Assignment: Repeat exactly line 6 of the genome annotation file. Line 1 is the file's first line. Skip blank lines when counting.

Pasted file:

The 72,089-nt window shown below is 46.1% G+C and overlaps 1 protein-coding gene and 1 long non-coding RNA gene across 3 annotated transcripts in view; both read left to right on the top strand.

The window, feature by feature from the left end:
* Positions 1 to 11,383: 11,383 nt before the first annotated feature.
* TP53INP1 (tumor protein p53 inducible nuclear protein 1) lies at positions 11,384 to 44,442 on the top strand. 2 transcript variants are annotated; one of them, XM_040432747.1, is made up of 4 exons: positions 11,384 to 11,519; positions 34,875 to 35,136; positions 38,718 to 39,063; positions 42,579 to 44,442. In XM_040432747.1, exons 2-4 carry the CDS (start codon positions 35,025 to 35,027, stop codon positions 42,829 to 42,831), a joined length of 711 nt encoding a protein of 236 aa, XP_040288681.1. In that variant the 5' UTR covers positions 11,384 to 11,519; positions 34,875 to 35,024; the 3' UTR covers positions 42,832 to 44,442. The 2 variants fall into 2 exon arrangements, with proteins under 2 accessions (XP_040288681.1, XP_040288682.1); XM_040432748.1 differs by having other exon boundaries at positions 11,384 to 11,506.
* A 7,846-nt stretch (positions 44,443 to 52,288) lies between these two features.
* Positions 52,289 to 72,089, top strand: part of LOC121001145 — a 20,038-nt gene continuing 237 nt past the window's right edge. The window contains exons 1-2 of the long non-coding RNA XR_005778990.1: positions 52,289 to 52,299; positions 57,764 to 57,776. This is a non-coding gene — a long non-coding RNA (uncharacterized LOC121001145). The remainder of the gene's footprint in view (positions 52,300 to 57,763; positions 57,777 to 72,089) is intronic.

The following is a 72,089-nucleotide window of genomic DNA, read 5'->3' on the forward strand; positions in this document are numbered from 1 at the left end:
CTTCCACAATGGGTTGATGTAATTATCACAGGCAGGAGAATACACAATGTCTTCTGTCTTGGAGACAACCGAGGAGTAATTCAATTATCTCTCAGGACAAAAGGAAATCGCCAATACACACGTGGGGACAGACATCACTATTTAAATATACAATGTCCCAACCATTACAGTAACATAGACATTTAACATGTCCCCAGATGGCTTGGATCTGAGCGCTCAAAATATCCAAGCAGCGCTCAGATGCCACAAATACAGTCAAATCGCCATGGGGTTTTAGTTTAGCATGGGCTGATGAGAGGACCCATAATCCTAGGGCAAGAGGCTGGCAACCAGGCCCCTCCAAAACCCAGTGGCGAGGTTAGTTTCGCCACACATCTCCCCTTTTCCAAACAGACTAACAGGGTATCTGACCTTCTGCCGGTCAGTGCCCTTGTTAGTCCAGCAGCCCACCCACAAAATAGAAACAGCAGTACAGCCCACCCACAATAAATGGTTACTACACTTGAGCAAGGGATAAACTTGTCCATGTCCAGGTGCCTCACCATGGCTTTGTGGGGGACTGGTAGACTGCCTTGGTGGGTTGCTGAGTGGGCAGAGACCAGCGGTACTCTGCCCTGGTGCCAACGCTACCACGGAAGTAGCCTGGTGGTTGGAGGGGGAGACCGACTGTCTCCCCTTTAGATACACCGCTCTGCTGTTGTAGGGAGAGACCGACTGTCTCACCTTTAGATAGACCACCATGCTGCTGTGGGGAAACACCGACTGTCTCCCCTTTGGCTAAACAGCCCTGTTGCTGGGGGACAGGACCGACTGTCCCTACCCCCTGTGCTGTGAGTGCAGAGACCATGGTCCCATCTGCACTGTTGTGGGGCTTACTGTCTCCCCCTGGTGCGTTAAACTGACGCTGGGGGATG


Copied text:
* Positions 52,289 to 72,089, top strand: part of LOC121001145 — a 20,038-nt gene continuing 237 nt past the window's right edge. The window contains exons 1-2 of the long non-coding RNA XR_005778990.1: positions 52,289 to 52,299; positions 57,764 to 57,776. This is a non-coding gene — a long non-coding RNA (uncharacterized LOC121001145). The remainder of the gene's footprint in view (positions 52,300 to 57,763; positions 57,777 to 72,089) is intronic.